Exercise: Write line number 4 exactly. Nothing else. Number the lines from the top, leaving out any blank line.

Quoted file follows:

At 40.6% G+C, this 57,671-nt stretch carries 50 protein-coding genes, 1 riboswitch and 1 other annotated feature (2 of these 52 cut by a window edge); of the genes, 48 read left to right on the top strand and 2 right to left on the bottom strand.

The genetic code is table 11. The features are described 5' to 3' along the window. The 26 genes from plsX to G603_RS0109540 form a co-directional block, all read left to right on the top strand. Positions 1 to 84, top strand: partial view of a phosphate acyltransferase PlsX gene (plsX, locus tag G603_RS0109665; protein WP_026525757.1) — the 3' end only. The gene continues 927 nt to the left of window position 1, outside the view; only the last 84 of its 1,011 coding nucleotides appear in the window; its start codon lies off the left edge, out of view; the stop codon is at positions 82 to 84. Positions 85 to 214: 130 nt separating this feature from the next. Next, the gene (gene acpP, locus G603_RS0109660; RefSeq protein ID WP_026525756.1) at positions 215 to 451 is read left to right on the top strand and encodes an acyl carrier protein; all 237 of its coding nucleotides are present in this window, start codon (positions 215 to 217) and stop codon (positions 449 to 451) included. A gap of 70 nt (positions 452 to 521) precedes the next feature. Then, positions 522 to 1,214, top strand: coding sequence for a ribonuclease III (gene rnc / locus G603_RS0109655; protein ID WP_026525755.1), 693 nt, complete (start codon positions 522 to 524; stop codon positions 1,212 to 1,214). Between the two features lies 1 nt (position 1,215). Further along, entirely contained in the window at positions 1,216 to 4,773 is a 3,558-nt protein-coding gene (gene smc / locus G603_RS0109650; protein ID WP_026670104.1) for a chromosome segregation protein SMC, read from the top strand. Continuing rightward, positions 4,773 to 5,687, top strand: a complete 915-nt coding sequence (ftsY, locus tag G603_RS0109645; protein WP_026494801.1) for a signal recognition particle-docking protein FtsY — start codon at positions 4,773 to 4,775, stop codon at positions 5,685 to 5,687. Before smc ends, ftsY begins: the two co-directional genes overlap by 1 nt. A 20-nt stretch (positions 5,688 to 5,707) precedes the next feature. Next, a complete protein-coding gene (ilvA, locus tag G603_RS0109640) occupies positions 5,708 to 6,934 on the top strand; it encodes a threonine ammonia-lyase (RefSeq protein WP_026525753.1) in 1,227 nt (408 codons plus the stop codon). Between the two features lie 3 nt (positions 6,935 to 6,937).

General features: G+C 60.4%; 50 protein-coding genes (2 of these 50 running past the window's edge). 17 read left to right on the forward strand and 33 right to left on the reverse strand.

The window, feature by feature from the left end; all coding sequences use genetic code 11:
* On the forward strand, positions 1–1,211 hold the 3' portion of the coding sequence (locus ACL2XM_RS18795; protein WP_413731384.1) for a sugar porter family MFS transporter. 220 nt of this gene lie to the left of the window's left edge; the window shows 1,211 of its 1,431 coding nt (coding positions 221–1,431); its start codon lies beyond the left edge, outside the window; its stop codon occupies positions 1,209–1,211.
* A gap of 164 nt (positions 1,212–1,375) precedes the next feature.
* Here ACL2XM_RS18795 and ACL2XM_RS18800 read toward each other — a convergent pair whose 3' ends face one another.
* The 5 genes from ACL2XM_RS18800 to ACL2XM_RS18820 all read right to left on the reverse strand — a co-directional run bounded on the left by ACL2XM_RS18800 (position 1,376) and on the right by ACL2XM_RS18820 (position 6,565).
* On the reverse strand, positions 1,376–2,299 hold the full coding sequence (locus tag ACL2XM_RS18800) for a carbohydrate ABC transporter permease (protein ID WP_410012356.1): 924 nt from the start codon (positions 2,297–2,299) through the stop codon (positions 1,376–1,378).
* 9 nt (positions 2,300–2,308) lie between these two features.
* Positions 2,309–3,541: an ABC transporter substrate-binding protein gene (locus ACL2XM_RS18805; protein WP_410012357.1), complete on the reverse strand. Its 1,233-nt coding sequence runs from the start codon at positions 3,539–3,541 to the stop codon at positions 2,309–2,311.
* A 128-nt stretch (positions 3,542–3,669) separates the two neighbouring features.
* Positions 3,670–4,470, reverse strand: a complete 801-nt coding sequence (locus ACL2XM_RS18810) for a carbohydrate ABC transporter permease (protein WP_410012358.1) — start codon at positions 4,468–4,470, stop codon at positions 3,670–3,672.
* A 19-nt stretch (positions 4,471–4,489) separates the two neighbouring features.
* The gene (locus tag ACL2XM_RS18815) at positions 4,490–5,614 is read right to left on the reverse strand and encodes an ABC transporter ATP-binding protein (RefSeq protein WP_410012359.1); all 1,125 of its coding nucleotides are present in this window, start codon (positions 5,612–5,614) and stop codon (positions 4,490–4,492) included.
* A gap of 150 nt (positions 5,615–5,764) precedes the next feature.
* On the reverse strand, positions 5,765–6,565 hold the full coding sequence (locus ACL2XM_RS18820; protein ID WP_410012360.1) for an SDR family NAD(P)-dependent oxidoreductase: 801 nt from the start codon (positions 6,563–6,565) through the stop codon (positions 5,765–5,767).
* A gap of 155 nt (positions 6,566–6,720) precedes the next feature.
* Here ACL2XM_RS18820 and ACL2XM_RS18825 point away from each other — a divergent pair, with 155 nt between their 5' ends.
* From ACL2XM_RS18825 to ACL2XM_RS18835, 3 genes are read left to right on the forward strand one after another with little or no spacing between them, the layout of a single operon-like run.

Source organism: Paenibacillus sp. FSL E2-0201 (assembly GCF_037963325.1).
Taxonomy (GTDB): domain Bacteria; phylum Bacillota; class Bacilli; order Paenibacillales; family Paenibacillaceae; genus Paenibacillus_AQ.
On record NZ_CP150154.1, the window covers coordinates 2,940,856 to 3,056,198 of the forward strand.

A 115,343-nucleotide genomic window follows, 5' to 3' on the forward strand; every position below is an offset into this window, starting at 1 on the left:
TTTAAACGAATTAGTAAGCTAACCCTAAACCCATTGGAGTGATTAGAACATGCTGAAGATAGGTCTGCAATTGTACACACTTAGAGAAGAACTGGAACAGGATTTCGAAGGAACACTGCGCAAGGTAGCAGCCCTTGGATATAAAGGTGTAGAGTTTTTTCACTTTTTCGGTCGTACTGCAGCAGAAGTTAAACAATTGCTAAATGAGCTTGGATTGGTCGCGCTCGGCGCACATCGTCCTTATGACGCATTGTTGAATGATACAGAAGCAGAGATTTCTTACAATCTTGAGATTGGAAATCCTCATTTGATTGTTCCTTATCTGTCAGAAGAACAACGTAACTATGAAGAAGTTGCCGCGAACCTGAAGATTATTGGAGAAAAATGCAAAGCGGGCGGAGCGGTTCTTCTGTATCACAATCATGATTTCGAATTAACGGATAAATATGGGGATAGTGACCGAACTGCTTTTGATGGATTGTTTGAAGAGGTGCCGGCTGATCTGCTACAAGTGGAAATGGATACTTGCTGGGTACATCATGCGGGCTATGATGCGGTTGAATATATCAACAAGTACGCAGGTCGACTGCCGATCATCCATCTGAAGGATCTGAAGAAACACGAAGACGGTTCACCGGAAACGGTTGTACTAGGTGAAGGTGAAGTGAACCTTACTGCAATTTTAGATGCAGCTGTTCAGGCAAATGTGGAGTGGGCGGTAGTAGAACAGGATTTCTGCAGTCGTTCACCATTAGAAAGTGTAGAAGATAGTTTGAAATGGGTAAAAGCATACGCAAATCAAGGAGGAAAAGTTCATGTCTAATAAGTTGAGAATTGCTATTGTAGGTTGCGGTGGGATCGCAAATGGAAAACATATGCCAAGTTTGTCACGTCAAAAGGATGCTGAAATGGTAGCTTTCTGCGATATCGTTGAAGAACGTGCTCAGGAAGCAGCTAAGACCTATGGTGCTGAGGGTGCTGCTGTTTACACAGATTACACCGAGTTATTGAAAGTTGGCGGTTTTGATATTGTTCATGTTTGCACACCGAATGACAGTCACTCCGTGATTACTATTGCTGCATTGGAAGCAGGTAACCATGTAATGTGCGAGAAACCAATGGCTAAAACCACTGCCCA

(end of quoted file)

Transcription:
The window, feature by feature from the left end; all coding sequences use genetic code 11: